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This advisory was originally posted to the US-CERT secure Portal library on May 26, 2015, and is being released to the NCCIC/ICS-CERT web site.
Ralf Spenneberg of OpenSource Security has identified a denial of service (DoS) vulnerability in the Mitsubishi Electric Automation, Inc., (Mitsubishi Electric) MELSEC FX-series controllers. Mitsubishi Electric has produced a new version that is not vulnerable to this issue.
This vulnerability could be exploited remotely.
The following MELSEC FX-series are affected:
- MELSEC FX3G Series PLCs.
A machine requires rebooting after this vulnerability has been exploited.
Impact to individual organizations depends on many factors that are unique to each organization. ICS-CERT recommends that organizations evaluate the impact of this vulnerability based on their operational environment, architecture, and product implementation.
Mitsubishi Electric is based in Vernon Hills, Illinois.
The affected products, MELSEC FX-series, are programmable logic controllers. According to Mitsubishi Electric, MELSEC FX-series controllers are deployed across several sectors including Commercial Facilities, Critical Manufacturing, Energy, Water and Wastewater Systems, and others. Mitsubishi Electric estimates that these products are used primarily in Asia with a small percentage in the United States and Europe.
IMPROPER HANDLING OF PARAMETERSa
The built-in HTTP application is unable to handle parameters that are longer than expected. A long parameter can cause a denial of service condition that requires a reboot to recover.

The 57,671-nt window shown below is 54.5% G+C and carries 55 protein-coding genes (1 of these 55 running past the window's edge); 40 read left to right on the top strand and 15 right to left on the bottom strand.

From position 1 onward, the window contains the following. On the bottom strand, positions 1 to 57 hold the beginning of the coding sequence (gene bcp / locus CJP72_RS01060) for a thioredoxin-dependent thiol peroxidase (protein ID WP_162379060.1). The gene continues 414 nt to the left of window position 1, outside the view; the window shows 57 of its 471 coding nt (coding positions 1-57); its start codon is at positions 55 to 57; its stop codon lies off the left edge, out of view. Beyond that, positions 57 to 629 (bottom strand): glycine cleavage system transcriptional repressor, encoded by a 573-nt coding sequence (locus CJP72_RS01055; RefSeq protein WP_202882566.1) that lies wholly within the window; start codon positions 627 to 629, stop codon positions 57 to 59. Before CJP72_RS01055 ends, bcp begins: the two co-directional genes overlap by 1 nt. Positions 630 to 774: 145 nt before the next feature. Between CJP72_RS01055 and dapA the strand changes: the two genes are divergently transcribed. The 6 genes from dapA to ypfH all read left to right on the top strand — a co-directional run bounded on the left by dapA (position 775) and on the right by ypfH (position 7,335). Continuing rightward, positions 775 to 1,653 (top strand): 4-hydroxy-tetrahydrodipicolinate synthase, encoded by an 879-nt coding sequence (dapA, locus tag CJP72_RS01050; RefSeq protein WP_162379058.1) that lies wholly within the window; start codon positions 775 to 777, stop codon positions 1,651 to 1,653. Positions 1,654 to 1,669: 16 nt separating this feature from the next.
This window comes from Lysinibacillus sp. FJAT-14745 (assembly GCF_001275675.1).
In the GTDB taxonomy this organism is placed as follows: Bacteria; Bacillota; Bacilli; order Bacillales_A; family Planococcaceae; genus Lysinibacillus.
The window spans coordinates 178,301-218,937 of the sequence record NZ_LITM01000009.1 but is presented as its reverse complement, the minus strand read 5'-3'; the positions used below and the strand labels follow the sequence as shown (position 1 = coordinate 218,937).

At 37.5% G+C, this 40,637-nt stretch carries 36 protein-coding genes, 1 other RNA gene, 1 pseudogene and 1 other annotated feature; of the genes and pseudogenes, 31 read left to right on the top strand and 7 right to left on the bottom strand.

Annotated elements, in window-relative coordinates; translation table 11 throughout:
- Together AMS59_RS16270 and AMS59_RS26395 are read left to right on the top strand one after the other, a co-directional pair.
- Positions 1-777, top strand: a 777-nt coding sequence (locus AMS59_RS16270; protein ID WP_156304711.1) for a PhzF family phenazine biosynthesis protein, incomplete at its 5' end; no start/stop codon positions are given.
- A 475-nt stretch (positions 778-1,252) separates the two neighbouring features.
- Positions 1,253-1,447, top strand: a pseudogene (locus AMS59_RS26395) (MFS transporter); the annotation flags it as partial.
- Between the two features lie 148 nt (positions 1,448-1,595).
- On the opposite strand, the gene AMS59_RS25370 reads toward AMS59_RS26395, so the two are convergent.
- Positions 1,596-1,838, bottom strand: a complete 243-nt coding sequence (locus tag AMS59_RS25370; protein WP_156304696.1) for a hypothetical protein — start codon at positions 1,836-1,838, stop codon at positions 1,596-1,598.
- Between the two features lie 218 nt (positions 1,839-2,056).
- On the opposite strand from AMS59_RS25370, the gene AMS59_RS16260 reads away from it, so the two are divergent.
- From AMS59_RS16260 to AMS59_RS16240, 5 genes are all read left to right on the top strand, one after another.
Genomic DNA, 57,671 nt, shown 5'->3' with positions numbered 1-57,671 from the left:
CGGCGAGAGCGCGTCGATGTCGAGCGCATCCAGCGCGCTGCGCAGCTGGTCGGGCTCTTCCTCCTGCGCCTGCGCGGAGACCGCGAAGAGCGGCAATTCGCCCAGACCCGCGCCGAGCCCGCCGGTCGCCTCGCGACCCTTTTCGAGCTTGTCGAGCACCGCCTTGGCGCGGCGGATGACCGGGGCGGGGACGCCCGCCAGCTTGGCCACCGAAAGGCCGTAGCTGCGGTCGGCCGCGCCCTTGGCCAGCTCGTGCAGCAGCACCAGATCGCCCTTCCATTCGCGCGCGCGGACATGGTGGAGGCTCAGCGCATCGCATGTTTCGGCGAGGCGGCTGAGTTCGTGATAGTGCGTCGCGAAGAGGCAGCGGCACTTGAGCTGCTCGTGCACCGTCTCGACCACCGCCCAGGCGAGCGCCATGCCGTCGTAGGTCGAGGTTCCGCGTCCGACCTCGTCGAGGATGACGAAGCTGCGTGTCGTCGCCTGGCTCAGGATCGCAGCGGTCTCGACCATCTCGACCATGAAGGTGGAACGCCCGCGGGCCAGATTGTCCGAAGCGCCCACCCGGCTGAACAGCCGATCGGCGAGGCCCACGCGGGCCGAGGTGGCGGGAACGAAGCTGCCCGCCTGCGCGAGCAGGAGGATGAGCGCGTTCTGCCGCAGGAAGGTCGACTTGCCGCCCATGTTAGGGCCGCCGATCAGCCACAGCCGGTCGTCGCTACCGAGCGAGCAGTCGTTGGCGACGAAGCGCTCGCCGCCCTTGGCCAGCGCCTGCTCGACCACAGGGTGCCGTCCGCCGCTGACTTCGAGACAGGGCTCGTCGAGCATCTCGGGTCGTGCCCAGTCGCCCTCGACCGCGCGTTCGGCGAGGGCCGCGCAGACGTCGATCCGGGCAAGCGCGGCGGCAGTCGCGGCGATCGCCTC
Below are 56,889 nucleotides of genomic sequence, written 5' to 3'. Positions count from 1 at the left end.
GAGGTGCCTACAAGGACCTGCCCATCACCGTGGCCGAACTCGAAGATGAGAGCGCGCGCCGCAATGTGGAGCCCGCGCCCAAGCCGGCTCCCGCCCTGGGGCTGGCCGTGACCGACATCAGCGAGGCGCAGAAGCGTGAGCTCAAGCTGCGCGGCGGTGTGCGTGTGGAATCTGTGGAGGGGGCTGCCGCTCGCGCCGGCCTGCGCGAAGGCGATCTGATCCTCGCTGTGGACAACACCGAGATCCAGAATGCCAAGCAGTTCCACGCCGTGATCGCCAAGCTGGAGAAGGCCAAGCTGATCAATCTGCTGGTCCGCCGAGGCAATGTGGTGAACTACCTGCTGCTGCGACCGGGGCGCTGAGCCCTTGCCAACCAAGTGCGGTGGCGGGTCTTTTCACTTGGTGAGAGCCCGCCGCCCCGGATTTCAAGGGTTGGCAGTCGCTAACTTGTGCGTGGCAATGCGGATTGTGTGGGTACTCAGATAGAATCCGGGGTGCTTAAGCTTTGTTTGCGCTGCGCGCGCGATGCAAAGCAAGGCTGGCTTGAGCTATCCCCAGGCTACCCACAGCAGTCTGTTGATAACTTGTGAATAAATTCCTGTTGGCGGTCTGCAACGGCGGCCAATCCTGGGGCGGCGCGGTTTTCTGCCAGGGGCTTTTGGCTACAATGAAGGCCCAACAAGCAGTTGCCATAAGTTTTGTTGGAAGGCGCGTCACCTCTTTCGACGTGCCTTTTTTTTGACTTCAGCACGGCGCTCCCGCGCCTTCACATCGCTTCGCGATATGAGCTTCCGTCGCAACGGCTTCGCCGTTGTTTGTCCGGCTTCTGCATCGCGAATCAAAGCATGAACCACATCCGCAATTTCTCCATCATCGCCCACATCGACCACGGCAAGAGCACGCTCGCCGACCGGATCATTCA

This vulnerability could be exploited remotely.
EXISTENCE OF EXPLOIT
No known public exploits specifically target this vulnerability.
An attacker with a medium skill would be able to exploit this vulnerability.
Mitsubishi Electric enhanced the MELSEC FX PLCs to prevent the DoS from occurring in new products starting in April 2015. They cannot guarantee the quality of new firmware in old hardware, so they do not plan to issue a firmware upgrade to existing customers.
ICS-CERT encourages asset owners to take additional defensive measures to protect against this and other cybersecurity risks.
- Minimize network exposure for all control system devices and/or systems, and ensure that they are not accessible from the Internet.
- Locate control system networks and remote devices behind firewalls, and isolate them from the business network.
- When remote access is required, use secure methods, such as Virtual Private Networks (VPNs), recognizing that VPNs may have vulnerabilities and should be updated to the most current version available. Also recognize that VPN is only as secure as the connected devices.
ICS-CERT provides a section for control systems security recommended practices on the ICS‑CERT web page at http://ics-cert.us-cert.gov/content/recommended-practices. Several recommended practices are available for reading and download, including Improving Industrial Control Systems Cybersecurity with Defense-in-Depth Strategies. ICS-CERT reminds organizations to perform proper impact analysis and risk assessment prior to deploying defensive measures.
Additional mitigation guidance and recommended practices are publicly available in the ICS‑CERT Technical Information Paper, ICS-TIP-12-146-01B—Targeted Cyber Intrusion Detection and Mitigation Strategies, that is available for download from the ICS-CERT web site (www.ics-cert.org).
Organizations observing any suspected malicious activity should follow their established internal procedures and report their findings to ICS-CERT for tracking and correlation against other incidents.
- a. CWE-233: Improper Handling of Parameters, http://cwe.mitre.org/data/definitions/233.html, web site last accessed May 26, 2015.
- b. NVD, http://web.nvd.nist.gov/view/vuln/detail?vulnId=CVE-2015-3938, NIST uses this advisory to create the CVE web site report. This web site will be active sometime after publication of this advisory.
- c. CVSS Calculator, http://nvd.nist.gov/cvss.cfm?version=2&vector=AV:N/AC:M/Au:N/C:N/I:N/A:C , web site last accessed May 26, 2015.
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